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 Subject :Report part 04 - South Asian Economies and Businesses in a Global Cont.. 09-01-2013 02:07:54 
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Subject :Report part 04 - South Asian Economies and Businesses in a Global Context

Report part 04 - South Asian Economies and Businesses in a Global Context: Introduction on Recent Trends in Globalization and its Effects on South Asian Economies – Institute for Policy Studies, Colombo (IPS)

Ms. Ashani Abayasekara and Mr. Raveen Ekanayake of IPS made a comprehensive and in-depth presentation on the above. The salient points were as follows:

  • The demographic challenge – widespread poverty and unemployment are pressing issues, which can have the dreaded effect of destabilizing the region
  • The need  to create opportunities to absorb the critical labour mass and to spur trade and investment to create such opportunities is a priority

  • At present South Asia is the lowest contributor to the world merchandise and service trade (3% and 4% respectively) and is, furthermore, (despite vast potential in this regard) the worst performing Asian sub-region in terms of intra-regional trade.
  • It was stated by way of the presentation that spurring investments and private sector growth to complement trade expansion is fundamental.

Moving forward by the following means :

  • Lobby governments and relevant stakeholders
    • to leverage on existing RTAs (SAFTA and SATIS in particular) to exploit the potential of intra-regional trade,
    • to further liberalize tariffs, to enhance trade within and outside the region,
    • to collectively lobby against the unreasonable application of non tariff barriers by developed economies,
    • to collectively lobby developed economies to extend assistance to build capacity to conform with SPS and TBT measures,
    • to strengthen the investment climate by undertaking reforms to improve factors such as institutional quality, governance, regulatory environment, macroeconomic management, labour regulations, infrastructure quality, trade facilitation and controlling of corruption, and,
    • to undertake reforms to enhance the flow of foreign investments into the region.

Comments and Observations by Participants

It was felt that EOs must look into and study the barriers with regard to mobility and employment within the region and that this can be something to be viewed seriously and carried forward by the SAFE forum. Connected with this, Mr. Kanishka Weerasinghe, Deputy Director General of the EFC stated that the EFC had conducted research into some of the relevant areas in the recent past – viz. Study on the Skills and Competencies required at Entry Level by Private Sector Employers (2010), Survey on the Impact of the Labour Laws on Employment Generation (2011). Sharing some of the survey findings with the workshop participants, Mr. Weerasinghe said that several areas of concern which were common to the sub-region  could be identified through these surveys.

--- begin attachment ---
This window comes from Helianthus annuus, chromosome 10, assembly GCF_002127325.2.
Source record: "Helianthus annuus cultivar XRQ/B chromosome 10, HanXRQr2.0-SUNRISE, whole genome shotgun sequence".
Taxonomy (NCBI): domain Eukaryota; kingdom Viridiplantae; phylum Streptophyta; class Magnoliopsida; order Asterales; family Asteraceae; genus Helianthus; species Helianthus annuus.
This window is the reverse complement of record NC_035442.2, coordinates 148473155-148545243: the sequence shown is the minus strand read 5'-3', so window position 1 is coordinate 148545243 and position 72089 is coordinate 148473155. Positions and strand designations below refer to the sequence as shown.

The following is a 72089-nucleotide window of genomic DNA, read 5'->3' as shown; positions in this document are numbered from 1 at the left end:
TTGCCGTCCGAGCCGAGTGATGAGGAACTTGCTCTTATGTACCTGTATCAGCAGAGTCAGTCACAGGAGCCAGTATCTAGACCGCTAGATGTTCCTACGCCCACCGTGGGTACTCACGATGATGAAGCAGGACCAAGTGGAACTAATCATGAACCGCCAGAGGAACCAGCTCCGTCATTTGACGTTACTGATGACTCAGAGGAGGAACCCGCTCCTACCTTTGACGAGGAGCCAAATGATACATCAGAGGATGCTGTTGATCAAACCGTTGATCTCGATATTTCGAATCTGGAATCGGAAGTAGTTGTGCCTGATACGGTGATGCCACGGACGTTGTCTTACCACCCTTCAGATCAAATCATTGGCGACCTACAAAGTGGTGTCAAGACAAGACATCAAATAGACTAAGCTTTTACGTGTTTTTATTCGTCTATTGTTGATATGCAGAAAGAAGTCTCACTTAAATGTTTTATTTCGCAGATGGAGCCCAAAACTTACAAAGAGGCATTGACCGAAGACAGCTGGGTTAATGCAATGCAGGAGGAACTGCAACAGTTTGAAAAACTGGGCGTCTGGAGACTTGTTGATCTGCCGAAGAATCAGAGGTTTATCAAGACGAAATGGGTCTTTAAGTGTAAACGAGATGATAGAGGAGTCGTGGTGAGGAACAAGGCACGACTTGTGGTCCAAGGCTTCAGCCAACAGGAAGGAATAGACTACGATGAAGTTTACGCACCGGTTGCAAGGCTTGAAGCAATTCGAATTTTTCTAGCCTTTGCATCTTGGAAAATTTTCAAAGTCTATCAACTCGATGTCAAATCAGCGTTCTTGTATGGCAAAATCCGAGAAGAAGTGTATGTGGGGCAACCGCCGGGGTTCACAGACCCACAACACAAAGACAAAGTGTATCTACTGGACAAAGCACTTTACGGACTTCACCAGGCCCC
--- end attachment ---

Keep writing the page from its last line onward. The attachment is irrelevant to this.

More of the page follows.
Mr. Farooq Ahmed, Secretary General of the Bangladesh Employers’ Federation questioned the IPS Presenters as to how, if over the years, individual national imports and export ratios have increased, regional trade has declined, and what are the barriers in this regard. In reply to this it was stated that the study is currently ongoing, however it is observed that tariff barriers are decreasing but in turn the non tariff barriers are increasing, specially developed and developing countries find it a hard task to meet this, and hence now developing countries are also applying non tariff barriers.

It was further stated that goods traded within the South Asian region are predominantly common goods, and not high-tech items, such as in countries like China. Hence, scope for trade in that sense is anyway limited. However if components of high-tech items were are manufactured and traded – this might be a way to overcome limitations in this regard.

Mr. Roy John Chacko, ILO ACT/EMP (Geneva) was of the view that the main means of combating demographic challenges would be ‘education’, and education by itself is currently a major challenge. Thus, EOs must push to engage in setting up a policy directed towards going up in the value chain in this regard as quality of education is a vital point to look into at this juncture.

Mr. Gotabaya Dasanayaka shared his views along the lines of skills development is also a vital element to combat challenges faced in the sub region. He shared information among the participants that India has set a target of getting 500 million skilled by 2050 and that for this purpose many public, private partnerships are already in place.

Mr. Jan Karel Bout stated the following:

  • Inter regional trade must be enhanced
  • The ‘Doing Business Report’ of the World Bank shows statistics with regard to South Asian countries as well, and this document can be used as a guide for all SAFE members. He stressed that it is time for the EOs to pen down the priorities and monitor the improvements and stumbling blocks on an annual basis at least, with the help of the abovementioned document.
  • It is vital for the EOs to work with the Governments in order to achieve desirable outcomes so envisaged.


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